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King Charles prepares to lead procession in Edinburgh after address to Parliament

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ing Charles will lead a poignant procession behind the coffin of his mother in Edinburgh on Monday afternoon after he spoke of the “weight of history” as he addressed Westminster Hall in his first visit to Parliament as sovereign.

The King said: “As I stand before you today, I cannot help but feel the weight of history which surrounds us and which reminds us of the vital parliamentary traditions to which members of both Houses dedicate yourselves with such personal commitment, for the betterment of us all.”

He quoted William Shakespeare as he described his mother’s legacy.

He told MPs and peers: “As Shakespeare says of the earlier Queen Elizabeth, she was ‘a pattern to all princes living’.”

Afterwards the new monarch headed to Scotland where the Queen will be taken from the Palace of Holyroodhouse to nearby St Giles’ Cathedral where her family, and a congregation drawn from all areas of Scottish society, will attend a service of thanksgiving for her life.

Members of the public will be able to view the coffin to pay their respects for 24 hours before it is taken to London ahead of a period of lying in state.

Later in the evening, the King and other members of his family, likely his siblings, will mount a vigil at the cathedral in honour of their mother.

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Northern Ireland leaders pay respects to Queen in special sitting of parliament

Queen hailed as ‘courageous and gracious’ leader in special sitting of Stormont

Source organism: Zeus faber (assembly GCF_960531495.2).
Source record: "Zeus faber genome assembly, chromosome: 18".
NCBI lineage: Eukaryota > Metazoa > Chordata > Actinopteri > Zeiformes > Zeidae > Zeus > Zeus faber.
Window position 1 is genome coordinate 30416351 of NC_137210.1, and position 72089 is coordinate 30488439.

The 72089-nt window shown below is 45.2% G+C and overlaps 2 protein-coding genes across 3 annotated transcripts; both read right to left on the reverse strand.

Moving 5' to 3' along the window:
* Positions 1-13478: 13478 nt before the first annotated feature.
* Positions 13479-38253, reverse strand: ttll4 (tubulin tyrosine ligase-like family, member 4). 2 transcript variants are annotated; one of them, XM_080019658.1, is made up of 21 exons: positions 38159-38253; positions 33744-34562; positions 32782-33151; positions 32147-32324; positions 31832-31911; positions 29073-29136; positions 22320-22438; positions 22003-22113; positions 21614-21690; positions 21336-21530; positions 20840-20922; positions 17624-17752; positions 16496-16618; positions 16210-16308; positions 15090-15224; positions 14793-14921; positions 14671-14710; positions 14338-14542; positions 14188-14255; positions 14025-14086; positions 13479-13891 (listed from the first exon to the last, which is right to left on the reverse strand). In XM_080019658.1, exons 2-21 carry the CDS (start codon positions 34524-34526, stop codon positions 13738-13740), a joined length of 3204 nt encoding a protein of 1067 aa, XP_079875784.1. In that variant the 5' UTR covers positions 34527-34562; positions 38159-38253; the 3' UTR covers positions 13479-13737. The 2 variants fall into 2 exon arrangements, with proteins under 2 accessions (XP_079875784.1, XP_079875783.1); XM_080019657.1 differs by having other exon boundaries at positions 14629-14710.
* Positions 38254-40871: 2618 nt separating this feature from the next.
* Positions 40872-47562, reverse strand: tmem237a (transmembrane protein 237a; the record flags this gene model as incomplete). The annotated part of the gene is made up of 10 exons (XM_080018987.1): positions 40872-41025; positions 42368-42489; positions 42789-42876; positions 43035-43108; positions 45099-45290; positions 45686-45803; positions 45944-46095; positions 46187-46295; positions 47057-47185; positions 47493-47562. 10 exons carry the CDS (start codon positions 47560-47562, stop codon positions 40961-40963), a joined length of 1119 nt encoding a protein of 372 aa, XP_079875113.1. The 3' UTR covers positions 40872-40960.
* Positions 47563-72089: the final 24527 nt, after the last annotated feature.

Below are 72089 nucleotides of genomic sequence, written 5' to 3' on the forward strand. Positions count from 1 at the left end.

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Royal Mile busy with well-wishers

The Royal Mile in Edinburgh busy with well-wishers ahead of Queen’s coffin procession

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Duke of Sussex remembers ‘commander in chief’ granny making him smile at passing out parade

The Duke of Sussex has recalled the sweet memory of how his “Commander-in-Chief” Granny made him smile and blush during his Sandhurst passing out parade.

The Queen, who was head of the Armed Forces, inspected the rows of new cadets when Harry was commissioned as an officer in the British Army in 2006.

In his written tribute to the late monarch on Monday, Harry described their “first meeting” in his earliest military role.

“Granny, while this final parting brings us great sadness, I am forever grateful for all of our first meetings – from my earliest childhood memories with you, to meeting you for the first time as my Commander-in-Chief, to the first moment you met my darling wife and hugged your beloved great-grandchildren,” he said.

He spoke of her “infectious smile” and said “I cherish these times shared with you, and the many other special moments in between”.

He was thought to be referring to the time 16 years ago, when as a newly commissioned 21-year-old officer, he gave his grandmother a huge grin as she stopped to talk to him at the Royal Military Academy Sandhurst in Camberley, Surrey.

She was thought to have delivered a witty quip to him as she reviewed the cadets on the parade ground and spotted him in one of the rows.

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Pictured: King Charles and Queen Consort Camilla inside Westminster Hall

King Charles and Queen Consort Camilla sit inside Westminster Hall

/ AP

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Crowds could be ‘target for terrorism’

She told BBC Radio 4’s World At One programme: “London could potentially be full. We are expecting to have people queuing for 12, 15 hours at a time just to file past the coffin, which is a real concern because crowds attract criminals”.

She said it could be busier than it was for the 2012 Olympic Games or for the funerals of the Queen Mother and Diana, Princess of Wales.

“I don’t ever remember London expecting to be full in this way, even with the Olympics,” she said.

“The crowds themselves will be a target for terrorists. The funeral itself will be a target for terrorists”.

She added: “All the services are going to be stretched and with the queues that are going be right across central London, you could have streets that are going to be quite difficult to walk down.”